Forced accountability to progress when you have a million directions you can take helped us avoid spinning in circles.
Not surprising, the most noted benefit from our portfolio was the knowledge gained on how to pitch investors and raise capital. Fundraising is typically a long, challenging process. A race that many founders find themselves continuously in once they close that first round. Gaining a solid understanding of how to efficiently raise funds, when to raise, and from whom will give any entrepreneur an upper leg in the process. One founder even shared that while none of the early capital leads converted, it helped him begin building an investor network that eventually paid off.
Accelerators also tend to streamline resources for founders.
“To turn an idea into a thriving company, entrepreneurs need access to mentors, customers, corporate partners, and investors. Any entrepreneur can obtain these pieces on his or her own if they have enough time. The benefit of an accelerator is bringing them all together much more efficiently.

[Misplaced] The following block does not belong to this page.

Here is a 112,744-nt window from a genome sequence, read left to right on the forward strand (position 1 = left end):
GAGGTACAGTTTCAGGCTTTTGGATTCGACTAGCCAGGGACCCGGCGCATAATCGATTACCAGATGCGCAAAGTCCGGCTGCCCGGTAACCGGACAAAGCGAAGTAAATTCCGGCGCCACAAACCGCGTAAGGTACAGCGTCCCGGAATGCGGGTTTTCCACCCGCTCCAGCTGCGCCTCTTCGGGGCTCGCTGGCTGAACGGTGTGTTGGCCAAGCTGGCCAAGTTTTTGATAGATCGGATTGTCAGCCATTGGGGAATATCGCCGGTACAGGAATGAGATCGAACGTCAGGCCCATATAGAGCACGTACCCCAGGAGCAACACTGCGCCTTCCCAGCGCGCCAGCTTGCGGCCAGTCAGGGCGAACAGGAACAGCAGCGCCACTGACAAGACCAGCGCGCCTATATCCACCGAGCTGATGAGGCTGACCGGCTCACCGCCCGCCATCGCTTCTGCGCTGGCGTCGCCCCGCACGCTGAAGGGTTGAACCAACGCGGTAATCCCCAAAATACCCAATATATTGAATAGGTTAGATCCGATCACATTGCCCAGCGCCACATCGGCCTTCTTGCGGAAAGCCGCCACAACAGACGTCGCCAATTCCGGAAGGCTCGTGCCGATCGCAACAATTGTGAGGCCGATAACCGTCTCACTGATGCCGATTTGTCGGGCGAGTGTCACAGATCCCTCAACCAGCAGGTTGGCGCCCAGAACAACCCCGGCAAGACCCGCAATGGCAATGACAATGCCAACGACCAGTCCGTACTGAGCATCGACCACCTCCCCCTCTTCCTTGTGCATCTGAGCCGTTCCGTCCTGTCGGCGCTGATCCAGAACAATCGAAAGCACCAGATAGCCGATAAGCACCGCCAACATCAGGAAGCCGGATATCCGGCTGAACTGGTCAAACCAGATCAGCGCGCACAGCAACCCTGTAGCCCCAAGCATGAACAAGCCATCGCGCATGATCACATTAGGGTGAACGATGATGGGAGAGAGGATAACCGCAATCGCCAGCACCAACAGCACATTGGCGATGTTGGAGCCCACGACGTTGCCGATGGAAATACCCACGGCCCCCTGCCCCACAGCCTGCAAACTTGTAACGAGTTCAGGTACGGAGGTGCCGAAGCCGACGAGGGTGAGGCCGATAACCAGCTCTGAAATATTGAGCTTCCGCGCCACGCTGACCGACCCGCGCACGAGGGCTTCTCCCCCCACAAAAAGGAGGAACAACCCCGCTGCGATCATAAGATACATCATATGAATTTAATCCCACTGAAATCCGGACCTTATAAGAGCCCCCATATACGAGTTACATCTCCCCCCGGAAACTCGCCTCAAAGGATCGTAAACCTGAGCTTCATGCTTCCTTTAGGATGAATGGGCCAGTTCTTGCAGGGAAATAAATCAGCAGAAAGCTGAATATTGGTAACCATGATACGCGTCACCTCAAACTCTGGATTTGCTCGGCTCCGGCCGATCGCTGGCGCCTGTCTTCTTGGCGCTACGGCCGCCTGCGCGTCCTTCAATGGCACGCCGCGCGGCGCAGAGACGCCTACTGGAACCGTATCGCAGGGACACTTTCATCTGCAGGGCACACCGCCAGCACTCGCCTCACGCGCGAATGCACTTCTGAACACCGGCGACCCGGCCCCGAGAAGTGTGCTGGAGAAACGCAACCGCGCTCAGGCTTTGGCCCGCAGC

A great example is our ‘Investor Swarm’ at the end of the Accelerator Studio program. For an entire month, each startup will pitch more than 85 unique investors (angels, angel networks, seed funds, VCs, corporate VCs, and family offices). Each of those conversations provides the entrepreneur with vital feedback and opens doors to new opportunities. That is one type of efficiency that an accelerator brings.”
Angels like it, too
Another great benefit of participating in startup accelerators is that many angel investors use these programs as a source for deal flow. Angel investing is highly risky, time-consuming, and takes a well-diversified portfolio of at least twenty investments to improve the odds for a return that outperforms traditional investment options.